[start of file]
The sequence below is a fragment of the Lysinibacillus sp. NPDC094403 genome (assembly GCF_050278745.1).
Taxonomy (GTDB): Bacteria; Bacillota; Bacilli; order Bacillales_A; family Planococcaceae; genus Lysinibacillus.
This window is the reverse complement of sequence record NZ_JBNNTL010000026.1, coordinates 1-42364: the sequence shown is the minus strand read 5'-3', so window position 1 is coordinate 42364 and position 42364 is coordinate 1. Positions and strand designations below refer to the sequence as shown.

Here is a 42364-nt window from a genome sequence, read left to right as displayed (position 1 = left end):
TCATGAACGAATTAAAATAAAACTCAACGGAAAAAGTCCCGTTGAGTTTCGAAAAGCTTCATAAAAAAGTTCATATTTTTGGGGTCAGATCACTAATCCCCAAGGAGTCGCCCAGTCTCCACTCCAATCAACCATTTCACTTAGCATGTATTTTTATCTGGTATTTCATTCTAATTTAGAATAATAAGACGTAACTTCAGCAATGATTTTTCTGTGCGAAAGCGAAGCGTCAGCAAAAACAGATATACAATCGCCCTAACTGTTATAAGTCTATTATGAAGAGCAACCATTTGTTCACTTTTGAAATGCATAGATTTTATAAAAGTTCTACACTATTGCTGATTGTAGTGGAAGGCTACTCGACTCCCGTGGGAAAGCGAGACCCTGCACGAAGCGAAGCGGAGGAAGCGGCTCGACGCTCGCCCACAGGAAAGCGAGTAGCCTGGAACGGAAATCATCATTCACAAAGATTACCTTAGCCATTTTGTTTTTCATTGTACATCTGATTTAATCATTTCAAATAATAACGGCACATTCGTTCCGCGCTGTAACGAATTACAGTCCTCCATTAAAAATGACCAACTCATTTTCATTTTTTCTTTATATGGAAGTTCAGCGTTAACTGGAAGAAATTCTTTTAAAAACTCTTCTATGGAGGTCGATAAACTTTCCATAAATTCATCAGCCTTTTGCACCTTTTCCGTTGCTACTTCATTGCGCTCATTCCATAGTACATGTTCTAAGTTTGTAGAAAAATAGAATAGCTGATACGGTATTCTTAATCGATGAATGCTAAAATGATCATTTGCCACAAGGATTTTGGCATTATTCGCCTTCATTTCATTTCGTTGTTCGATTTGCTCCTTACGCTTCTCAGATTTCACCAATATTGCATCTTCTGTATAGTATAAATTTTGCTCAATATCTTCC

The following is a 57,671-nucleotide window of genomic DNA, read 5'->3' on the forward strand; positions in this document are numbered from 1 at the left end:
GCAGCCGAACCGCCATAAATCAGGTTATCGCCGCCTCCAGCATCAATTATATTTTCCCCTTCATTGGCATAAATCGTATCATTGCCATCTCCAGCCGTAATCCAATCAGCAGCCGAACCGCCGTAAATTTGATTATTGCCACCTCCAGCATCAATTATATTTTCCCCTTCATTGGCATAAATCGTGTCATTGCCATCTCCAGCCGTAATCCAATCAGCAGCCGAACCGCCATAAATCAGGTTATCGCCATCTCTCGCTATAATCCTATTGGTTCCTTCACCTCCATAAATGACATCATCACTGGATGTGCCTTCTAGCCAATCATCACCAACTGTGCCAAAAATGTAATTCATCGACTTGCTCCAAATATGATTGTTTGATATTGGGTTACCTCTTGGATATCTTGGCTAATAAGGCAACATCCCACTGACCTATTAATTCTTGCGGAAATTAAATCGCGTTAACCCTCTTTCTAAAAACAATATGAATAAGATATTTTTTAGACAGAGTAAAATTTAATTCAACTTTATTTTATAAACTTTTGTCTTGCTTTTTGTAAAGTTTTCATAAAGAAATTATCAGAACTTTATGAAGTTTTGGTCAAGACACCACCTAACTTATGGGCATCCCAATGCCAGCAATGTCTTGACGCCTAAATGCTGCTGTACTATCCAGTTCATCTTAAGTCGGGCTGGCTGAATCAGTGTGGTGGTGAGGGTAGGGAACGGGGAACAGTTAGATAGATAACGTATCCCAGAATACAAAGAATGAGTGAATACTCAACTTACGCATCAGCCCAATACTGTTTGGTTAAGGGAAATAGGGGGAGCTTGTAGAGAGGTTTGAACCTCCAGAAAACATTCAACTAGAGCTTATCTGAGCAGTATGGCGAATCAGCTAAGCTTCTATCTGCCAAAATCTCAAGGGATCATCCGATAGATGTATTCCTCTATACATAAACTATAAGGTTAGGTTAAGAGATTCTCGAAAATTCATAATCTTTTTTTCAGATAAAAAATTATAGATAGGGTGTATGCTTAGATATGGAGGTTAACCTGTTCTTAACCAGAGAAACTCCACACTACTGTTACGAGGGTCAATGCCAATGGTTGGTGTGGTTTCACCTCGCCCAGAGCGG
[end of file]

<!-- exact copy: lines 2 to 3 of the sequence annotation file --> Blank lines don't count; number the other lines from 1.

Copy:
Taxonomy (GTDB): Bacteria; Bacillota; Bacilli; order Bacillales_A; family Planococcaceae; genus Lysinibacillus.
This window is the reverse complement of sequence record NZ_JBNNTL010000026.1, coordinates 1-42364: the sequence shown is the minus strand read 5'-3', so window position 1 is coordinate 42364 and position 42364 is coordinate 1. Positions and strand designations below refer to the sequence as shown.